The Flower Alley colt was looking to bounce back and did after a sixth-place finish in the GI Travers Stake at Saratoga on Aug.25. Owned and bred by A. Steven Miles, Jr., Neck ‘N Neck notched his third win of the season in nine starts as he pushed his seasonal bankroll over $387,000. The homebred colt has now four of 13 lifetime starts and over $420,000 in purse earnings.
A full field of twelve is set to go to post in the 18th edition of Hoosier Park’s signature Thoroughbred event, the grade II $500,000-added Indiana Derby on Saturday, Oct. 6 at Hoosier Park Racing & Casino. In what may be one of the most competitive fields ever assembled, the Derby is slated as the 12th race on the program and has an approximate post time of 6:15 p.m. Purses for the 12-race card top the $1.4 million mark, making it the richest day of Thoroughbred racing in the state of Indiana.
World renowned trainer, Bob Baffert is no stranger to the Indiana Derby winner’s circle as he boasts two wins in the history of the race and looks to take aim at his third victory with the Giant’s Causeway colt, Fed Biz. With two wins in two starts this season, Fed Biz returned to the races after an eight month layoff to win the $100,000 El Cajon Stakes at Del Mar on Aug. 31. Installed as the 5-2 morning line favorite, the three-year-old colt has won three of four lifetime starts and will begin from post four under jockey Rafael Bejarano.
Also headlining the list of three-year-old colts is the grade II $500,000 Louisiana Super Derby winner, Bourbon Courage. The Kellyn Gorder-trained colt has now won three of six starts in 2012 while bankrolling over $520,000 and is the morning line second choice at 7-2. Gorder has once again called on Hoosier Park’s leading jockey, Leandro Goncalves, to ride the son of Lion Heart from post eight.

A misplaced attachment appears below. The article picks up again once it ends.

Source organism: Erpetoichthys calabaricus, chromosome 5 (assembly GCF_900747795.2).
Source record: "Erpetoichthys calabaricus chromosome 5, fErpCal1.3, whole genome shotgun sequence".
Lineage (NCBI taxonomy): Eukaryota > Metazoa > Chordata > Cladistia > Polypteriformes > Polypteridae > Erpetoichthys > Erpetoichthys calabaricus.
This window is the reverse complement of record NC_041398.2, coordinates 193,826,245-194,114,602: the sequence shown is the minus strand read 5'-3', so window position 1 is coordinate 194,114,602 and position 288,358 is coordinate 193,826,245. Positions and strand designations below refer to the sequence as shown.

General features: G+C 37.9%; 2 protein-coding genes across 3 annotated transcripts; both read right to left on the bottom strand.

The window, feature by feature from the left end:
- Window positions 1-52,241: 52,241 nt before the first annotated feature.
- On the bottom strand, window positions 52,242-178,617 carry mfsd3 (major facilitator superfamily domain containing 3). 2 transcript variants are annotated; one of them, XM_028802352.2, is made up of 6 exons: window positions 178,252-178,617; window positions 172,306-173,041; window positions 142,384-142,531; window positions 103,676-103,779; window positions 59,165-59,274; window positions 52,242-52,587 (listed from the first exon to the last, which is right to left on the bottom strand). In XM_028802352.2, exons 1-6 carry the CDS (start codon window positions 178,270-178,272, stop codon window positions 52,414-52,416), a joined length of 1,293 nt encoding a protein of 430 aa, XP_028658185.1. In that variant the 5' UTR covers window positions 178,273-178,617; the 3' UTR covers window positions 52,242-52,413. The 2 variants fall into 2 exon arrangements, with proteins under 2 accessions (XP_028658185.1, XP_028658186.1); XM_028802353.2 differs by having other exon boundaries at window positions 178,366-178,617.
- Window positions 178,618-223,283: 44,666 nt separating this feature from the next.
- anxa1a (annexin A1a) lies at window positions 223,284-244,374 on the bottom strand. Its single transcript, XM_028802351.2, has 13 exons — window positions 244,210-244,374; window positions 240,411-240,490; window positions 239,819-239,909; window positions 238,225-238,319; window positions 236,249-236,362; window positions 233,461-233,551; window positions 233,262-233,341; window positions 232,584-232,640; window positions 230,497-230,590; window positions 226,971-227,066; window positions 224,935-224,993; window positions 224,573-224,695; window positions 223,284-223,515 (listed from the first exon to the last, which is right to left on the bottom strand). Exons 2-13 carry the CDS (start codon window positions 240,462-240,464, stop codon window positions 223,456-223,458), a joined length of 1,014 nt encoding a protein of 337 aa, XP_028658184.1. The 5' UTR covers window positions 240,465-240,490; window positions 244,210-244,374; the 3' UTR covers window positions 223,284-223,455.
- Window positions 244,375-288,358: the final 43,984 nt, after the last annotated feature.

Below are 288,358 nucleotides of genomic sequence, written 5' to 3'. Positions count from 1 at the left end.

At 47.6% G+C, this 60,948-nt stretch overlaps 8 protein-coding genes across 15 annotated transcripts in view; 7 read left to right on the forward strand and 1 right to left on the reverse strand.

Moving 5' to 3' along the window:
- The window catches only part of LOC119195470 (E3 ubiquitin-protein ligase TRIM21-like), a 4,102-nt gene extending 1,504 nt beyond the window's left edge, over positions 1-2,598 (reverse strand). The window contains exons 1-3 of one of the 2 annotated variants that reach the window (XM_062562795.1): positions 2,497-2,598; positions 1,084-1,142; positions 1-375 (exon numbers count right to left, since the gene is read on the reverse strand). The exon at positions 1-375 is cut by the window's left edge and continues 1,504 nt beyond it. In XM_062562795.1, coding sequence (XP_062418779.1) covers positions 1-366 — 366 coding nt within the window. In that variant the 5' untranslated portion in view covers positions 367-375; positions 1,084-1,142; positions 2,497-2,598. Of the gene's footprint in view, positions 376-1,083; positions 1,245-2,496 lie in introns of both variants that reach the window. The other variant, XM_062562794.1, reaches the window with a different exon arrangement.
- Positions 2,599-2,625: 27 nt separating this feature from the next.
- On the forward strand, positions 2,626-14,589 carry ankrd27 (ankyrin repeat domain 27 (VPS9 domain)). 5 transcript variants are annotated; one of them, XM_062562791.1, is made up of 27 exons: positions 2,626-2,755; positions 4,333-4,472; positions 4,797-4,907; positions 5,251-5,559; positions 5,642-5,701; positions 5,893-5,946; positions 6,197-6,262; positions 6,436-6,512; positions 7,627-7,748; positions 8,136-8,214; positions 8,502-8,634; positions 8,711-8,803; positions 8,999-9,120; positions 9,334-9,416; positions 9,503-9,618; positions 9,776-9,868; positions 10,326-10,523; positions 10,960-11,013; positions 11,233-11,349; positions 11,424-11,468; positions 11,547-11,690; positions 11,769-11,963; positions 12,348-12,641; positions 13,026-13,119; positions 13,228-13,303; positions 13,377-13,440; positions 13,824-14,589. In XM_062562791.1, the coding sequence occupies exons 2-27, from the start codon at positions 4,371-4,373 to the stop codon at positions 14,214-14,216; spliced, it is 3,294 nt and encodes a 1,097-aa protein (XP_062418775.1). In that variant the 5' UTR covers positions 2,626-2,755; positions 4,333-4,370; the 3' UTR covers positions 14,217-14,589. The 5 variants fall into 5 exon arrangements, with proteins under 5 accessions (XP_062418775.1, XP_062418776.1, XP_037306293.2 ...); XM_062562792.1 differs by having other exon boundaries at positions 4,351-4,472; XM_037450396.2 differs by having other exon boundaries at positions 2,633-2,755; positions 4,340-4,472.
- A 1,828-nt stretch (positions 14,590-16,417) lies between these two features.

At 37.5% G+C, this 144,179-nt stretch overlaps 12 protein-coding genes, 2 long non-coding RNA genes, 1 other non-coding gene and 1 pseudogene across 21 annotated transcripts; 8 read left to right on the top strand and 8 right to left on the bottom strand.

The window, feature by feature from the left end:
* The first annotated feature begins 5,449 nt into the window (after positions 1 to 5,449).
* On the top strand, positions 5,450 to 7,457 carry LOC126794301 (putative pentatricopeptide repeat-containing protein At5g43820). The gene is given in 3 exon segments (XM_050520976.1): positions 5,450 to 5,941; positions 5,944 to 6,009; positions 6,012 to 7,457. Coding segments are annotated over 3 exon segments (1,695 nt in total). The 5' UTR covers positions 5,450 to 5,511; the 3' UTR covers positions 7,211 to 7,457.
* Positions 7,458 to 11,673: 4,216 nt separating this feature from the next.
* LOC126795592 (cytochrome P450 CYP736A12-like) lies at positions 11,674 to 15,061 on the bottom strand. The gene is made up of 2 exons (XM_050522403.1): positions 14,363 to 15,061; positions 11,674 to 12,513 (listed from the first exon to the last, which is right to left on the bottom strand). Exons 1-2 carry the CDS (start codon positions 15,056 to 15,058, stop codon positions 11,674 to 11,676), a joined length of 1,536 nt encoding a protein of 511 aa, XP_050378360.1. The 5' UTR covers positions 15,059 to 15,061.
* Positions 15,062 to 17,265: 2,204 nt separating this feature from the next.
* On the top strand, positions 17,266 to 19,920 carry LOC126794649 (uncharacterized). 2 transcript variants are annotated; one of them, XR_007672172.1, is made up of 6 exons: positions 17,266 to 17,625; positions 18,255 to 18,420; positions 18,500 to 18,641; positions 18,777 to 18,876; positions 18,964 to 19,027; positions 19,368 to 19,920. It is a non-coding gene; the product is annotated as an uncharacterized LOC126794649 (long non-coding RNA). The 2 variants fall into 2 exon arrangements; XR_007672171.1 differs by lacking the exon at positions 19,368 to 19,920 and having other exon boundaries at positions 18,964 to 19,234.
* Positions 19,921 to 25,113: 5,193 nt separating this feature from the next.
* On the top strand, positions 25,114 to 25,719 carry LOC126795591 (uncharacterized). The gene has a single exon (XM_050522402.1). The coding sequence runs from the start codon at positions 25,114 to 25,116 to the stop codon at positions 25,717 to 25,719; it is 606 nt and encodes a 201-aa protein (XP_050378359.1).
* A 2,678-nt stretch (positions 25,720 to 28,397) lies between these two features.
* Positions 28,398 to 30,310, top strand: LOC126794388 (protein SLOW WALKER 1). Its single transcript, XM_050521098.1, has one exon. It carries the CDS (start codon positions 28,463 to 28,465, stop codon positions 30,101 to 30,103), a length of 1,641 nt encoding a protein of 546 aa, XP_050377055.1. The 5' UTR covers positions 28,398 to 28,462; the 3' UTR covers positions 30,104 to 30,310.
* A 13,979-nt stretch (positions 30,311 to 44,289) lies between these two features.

The 2012 Indiana Derby field is as follows: horse/jockey/trainer/morning line odds
- Easter Gift (Kendrick Carmouche/Nicholas Zito) 8-1
- Morgan’s Guerrilla (Victor Lebron/Michael J. Maker) 20-1
- Junebugred (Terry Thompson/Steve Hobby) 30-1
- Fed Biz (Rafael Bejarano/Bob Baffert) 5-2
- O’Prado Again (Corey Lanerie/Dale L. Romans) 15-1
- Tritap (Shaun Bridgmohan/Steven M. Asmussen) 12-1
- Afford (Florent Geroux/Greg Geire) 30-1
- Bourbon Courage (Leandro Goncalves/Kellyn Gorder) 7-2
- Stealcase (Jermaine Bridgmohan/Mark E. Casse) 6-1
- Second City (Mario Gutierrez/ Ben D. A. Cecil) 20-1
- Neck ‘N Neck (Brain Joseph Hernandez, Jr./ Ian R. Wilkes) 9-2
- Adirondack King (Stewart Elliot/John C. Servis) 30-1.
The odds aren’t always with the favorites in the Indiana Derby. Out of 17 previous races, only three favorites have crossed the wire as winners. Those winners include Forty One Carats (1999), Zanjero (2007), and Lookin At Lucky (2010).
“Once again Hoosier Park Racing & Casino is welcoming some of the top trainers, jockeys and horses in the sport of Thoroughbred racing to Indiana,” said Brian Elmore, Hoosier Park’s vice president and general manager of racing. “Each year the level of competition continues to grow providing fans a day full of fast paced, thrilling horse racing action.”
Several horses that have competed in the Indiana Derby have also competed and won legs of the Triple Crown series. Previous Indiana Derby competitors have also gone on to win Breeders’ Cup events. The race increased in national exposure in 2010 when Lookin At Lucky, that year’s Preakness winner, started and won the event.
In addition to the open events, several Indiana Stakes will compliment the stellar afternoon card beginning at 12:30 p.m. The $84,000 Hillsdale Stakes, the $84,000 added City of Anderson, the $84,000 Hoosier Breeders Sophomore Stakes, the $84,000 Hoosier Breeders Sophomore Stakes “Filly Division”, the $84,000 Gus Grissom Stakes and the $84,000 Richmond Stakes are all included on the day.